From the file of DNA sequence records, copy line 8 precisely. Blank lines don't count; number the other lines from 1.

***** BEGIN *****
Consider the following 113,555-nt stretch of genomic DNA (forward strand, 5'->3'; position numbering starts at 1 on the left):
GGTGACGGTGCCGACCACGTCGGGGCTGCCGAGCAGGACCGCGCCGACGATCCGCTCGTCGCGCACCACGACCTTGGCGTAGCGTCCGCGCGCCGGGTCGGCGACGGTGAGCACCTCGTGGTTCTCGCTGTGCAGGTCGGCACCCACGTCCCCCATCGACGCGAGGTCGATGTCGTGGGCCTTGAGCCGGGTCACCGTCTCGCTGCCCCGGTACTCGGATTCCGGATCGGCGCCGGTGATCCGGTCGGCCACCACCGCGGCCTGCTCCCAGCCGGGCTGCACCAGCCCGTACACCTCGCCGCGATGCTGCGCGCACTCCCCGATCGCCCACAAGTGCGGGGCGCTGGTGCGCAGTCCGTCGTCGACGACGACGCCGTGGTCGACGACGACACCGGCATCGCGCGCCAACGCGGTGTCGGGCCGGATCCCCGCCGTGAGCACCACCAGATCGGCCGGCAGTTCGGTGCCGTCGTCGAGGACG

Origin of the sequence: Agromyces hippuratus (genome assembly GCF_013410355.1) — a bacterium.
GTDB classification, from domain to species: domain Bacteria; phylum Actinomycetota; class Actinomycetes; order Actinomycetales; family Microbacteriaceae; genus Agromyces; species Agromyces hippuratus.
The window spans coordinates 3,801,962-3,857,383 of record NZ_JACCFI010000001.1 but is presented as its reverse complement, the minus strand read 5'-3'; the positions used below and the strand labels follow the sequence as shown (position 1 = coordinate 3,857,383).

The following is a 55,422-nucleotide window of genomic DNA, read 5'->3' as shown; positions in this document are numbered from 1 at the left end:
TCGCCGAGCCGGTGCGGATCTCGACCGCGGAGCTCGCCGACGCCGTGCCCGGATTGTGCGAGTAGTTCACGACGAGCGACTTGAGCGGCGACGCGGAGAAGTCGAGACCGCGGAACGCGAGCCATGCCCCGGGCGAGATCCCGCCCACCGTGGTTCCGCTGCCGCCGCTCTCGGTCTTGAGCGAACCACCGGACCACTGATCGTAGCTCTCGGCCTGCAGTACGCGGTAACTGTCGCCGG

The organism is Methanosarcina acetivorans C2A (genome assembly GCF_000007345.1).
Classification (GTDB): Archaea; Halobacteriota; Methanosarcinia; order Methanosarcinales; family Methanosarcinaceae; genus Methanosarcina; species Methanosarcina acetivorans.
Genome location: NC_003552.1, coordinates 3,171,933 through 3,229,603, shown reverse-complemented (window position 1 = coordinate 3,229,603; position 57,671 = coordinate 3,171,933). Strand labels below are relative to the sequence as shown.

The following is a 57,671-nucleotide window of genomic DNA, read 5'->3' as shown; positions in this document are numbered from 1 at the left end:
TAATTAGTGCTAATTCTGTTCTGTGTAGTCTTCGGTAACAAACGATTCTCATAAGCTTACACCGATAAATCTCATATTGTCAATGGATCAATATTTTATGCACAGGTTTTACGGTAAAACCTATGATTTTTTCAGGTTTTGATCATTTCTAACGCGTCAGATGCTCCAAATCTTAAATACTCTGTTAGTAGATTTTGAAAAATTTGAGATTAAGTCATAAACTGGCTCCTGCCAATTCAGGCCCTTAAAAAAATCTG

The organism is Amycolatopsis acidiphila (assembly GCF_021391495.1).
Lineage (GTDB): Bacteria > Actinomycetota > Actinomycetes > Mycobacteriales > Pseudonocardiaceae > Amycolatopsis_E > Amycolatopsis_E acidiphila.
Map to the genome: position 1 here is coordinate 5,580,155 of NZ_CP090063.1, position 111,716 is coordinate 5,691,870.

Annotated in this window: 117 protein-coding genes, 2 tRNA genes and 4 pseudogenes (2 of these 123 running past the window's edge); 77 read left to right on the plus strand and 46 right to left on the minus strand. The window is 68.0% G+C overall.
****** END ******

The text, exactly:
The organism is Methanosarcina acetivorans C2A (genome assembly GCF_000007345.1).